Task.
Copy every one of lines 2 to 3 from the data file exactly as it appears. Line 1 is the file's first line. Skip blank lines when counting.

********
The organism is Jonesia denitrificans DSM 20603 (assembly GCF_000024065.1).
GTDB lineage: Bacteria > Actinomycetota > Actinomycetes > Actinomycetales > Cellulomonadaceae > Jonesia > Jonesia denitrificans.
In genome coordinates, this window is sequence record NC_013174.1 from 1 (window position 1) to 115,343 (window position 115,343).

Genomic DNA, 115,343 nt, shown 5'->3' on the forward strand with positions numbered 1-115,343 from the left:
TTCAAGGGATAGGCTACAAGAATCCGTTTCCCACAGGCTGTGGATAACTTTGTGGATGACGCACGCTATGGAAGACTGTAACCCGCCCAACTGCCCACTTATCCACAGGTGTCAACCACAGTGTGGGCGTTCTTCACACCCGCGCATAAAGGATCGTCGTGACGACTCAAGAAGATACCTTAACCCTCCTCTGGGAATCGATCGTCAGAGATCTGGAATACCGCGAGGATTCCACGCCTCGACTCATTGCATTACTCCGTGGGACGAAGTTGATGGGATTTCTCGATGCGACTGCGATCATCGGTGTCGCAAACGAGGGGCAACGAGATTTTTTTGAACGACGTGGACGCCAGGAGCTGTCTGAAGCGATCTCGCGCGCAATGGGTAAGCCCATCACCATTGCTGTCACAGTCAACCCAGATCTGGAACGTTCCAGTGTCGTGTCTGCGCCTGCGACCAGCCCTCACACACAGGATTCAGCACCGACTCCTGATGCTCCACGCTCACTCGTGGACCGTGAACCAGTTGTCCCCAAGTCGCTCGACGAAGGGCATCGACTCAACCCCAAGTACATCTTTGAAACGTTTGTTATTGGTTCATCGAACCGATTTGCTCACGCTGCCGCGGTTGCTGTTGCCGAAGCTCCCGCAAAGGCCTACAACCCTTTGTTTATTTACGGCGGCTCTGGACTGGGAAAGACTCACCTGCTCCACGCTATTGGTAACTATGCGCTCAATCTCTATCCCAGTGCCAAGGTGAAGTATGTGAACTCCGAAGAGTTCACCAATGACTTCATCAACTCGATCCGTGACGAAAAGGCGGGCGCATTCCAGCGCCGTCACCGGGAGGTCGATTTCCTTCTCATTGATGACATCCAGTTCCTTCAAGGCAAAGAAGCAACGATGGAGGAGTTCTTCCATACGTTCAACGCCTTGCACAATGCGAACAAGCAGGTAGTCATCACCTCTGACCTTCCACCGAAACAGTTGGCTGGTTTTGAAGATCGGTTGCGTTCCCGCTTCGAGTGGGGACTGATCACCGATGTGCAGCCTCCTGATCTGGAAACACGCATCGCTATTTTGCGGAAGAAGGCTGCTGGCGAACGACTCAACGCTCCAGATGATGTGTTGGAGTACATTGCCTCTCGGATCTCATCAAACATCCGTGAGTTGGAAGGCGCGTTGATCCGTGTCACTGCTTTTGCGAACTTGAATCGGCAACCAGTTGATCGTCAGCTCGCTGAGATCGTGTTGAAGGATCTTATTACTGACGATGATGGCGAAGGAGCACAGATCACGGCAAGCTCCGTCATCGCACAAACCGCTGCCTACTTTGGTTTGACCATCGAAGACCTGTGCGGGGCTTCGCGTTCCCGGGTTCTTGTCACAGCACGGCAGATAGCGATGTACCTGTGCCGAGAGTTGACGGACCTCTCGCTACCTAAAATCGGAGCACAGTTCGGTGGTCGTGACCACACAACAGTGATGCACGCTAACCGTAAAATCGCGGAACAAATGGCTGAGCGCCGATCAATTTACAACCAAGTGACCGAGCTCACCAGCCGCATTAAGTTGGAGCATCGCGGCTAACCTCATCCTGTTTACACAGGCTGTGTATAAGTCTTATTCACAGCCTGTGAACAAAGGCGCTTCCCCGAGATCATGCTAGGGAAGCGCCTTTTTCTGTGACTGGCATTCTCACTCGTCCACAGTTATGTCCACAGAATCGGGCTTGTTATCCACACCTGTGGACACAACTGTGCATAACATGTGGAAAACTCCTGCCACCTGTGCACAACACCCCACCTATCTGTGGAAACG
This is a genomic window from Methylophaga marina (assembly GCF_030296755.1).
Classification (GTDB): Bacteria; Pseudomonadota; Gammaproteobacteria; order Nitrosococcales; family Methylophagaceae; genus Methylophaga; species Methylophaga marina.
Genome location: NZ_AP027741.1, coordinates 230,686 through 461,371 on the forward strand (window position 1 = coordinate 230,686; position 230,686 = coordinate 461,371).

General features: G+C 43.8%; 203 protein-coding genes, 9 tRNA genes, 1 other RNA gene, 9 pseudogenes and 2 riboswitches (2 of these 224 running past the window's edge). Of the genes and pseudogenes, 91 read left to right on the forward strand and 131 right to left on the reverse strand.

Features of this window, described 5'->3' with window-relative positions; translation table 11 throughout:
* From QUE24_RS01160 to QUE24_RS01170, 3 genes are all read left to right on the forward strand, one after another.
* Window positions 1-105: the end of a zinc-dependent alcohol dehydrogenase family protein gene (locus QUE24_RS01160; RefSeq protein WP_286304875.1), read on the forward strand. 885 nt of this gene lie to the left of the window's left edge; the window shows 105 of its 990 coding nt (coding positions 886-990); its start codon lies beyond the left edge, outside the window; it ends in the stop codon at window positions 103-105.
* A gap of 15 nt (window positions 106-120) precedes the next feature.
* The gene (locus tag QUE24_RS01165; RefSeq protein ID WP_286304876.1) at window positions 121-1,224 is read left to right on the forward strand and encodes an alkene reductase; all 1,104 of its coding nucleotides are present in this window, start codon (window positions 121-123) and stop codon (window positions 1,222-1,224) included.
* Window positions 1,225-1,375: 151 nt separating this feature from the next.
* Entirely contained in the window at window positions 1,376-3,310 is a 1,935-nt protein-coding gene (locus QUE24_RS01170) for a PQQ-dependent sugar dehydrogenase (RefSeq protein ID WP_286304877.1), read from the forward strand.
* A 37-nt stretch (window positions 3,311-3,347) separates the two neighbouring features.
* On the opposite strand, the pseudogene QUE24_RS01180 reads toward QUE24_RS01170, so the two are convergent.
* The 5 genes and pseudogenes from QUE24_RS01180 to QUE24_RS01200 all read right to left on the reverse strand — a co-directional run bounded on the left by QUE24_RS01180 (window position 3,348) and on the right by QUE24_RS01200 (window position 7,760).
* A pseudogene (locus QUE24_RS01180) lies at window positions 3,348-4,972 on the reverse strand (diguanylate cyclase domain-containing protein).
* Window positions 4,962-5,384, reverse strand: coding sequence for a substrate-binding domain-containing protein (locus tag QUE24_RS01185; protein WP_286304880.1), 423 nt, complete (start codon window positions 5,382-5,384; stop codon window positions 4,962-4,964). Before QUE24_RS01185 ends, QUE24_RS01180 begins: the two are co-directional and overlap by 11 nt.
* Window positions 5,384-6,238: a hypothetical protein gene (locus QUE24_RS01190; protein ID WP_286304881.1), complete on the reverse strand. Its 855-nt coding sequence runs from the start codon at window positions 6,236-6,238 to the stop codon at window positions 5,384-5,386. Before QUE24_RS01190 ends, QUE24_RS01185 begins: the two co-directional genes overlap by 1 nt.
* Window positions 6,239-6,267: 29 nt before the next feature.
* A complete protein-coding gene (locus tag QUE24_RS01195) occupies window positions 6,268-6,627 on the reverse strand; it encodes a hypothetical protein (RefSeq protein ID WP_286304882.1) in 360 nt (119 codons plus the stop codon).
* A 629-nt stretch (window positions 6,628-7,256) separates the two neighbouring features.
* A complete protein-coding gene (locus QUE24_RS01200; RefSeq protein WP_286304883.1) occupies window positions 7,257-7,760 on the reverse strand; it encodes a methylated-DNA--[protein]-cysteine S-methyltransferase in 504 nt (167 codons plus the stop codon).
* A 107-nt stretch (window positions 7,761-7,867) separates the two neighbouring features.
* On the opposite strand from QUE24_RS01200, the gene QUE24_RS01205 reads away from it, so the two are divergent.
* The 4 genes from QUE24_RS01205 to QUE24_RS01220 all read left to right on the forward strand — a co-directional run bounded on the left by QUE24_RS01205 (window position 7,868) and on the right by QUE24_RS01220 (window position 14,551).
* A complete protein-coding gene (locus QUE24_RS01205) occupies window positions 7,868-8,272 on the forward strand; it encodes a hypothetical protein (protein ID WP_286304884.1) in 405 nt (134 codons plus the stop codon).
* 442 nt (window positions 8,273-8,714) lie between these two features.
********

GTDB lineage: Bacteria > Actinomycetota > Actinomycetes > Actinomycetales > Cellulomonadaceae > Jonesia > Jonesia denitrificans.
In genome coordinates, this window is sequence record NC_013174.1 from 1 (window position 1) to 115,343 (window position 115,343).